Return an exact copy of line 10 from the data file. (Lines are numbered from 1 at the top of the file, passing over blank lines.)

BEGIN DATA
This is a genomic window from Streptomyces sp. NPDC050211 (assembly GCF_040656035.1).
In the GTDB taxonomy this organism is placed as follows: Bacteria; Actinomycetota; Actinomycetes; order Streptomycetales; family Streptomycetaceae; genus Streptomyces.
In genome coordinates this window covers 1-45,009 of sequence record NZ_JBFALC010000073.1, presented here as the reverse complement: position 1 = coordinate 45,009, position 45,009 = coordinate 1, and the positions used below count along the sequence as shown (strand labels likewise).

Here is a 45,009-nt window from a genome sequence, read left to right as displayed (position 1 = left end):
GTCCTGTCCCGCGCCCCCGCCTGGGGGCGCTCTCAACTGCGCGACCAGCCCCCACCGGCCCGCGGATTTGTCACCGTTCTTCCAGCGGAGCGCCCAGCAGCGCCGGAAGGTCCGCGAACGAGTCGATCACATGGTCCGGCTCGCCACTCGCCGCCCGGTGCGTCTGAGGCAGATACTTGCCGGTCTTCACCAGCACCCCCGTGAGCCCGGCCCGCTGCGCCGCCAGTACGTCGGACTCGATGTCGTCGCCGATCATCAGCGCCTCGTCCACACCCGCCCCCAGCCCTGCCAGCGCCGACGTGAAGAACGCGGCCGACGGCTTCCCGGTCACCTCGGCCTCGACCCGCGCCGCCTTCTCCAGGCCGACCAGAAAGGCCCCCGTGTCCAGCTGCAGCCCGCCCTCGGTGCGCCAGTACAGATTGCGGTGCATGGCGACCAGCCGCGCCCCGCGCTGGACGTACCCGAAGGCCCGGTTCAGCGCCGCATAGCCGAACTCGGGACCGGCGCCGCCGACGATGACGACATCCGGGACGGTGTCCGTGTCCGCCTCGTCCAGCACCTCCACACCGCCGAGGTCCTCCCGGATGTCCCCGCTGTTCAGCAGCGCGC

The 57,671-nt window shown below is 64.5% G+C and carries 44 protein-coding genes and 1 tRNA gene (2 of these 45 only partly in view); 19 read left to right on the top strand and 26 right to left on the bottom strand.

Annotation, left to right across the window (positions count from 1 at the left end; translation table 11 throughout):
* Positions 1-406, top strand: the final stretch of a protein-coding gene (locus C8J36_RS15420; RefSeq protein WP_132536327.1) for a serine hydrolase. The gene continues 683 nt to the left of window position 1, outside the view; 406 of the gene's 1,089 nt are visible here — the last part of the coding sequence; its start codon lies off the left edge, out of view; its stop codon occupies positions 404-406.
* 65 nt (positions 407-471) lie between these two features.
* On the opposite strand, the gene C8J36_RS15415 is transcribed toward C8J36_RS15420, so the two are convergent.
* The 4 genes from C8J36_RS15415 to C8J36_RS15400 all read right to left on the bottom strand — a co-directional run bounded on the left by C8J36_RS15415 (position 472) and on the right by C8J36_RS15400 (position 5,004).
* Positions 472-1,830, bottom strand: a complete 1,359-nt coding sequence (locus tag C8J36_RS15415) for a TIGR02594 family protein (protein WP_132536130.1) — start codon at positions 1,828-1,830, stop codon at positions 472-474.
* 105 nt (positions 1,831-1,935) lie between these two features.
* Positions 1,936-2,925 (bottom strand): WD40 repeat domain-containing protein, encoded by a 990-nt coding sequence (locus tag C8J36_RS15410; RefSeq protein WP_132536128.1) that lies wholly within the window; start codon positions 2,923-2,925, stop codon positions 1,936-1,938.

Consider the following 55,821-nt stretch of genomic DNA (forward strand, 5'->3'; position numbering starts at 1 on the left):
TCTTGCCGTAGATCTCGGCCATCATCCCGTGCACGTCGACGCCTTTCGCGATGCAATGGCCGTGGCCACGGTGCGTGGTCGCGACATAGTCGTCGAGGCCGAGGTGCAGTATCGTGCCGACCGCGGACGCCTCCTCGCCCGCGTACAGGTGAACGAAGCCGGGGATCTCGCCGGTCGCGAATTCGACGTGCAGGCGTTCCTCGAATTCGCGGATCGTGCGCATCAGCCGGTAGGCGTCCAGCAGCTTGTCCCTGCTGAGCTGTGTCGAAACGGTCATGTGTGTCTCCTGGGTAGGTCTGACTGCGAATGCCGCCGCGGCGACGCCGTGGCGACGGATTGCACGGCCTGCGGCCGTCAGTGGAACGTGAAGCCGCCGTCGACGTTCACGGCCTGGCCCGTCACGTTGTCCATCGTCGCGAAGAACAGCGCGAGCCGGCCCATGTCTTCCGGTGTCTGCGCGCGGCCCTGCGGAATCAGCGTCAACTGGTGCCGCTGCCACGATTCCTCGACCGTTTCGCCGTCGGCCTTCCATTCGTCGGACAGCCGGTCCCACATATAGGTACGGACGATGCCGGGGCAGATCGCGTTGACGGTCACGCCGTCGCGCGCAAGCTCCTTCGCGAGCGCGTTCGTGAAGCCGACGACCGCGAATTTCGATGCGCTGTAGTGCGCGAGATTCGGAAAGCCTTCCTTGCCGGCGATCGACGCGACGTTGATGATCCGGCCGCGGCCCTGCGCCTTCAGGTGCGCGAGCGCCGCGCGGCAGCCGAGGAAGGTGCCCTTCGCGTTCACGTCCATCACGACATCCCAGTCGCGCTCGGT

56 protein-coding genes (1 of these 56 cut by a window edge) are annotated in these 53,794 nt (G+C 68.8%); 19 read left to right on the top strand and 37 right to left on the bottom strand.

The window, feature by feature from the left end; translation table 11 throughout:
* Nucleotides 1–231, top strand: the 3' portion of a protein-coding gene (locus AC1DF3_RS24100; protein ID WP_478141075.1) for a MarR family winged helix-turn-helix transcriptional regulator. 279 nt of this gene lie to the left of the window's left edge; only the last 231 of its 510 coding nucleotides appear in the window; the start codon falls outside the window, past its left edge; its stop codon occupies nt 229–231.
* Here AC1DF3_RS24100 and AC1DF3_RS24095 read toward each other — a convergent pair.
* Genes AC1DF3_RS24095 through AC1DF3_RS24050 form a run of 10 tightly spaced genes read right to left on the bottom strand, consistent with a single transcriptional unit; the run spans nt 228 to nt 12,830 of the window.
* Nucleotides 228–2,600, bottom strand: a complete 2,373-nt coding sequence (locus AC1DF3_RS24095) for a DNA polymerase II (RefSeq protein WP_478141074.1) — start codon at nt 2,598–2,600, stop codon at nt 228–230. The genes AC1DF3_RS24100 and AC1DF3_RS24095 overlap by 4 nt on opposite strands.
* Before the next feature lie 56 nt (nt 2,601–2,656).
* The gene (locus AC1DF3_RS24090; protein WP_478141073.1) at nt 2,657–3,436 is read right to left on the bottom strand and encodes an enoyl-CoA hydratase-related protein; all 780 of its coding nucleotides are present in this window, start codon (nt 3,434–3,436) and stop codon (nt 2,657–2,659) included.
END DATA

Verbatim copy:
* On the opposite strand, the gene C8J36_RS15415 is transcribed toward C8J36_RS15420, so the two are convergent.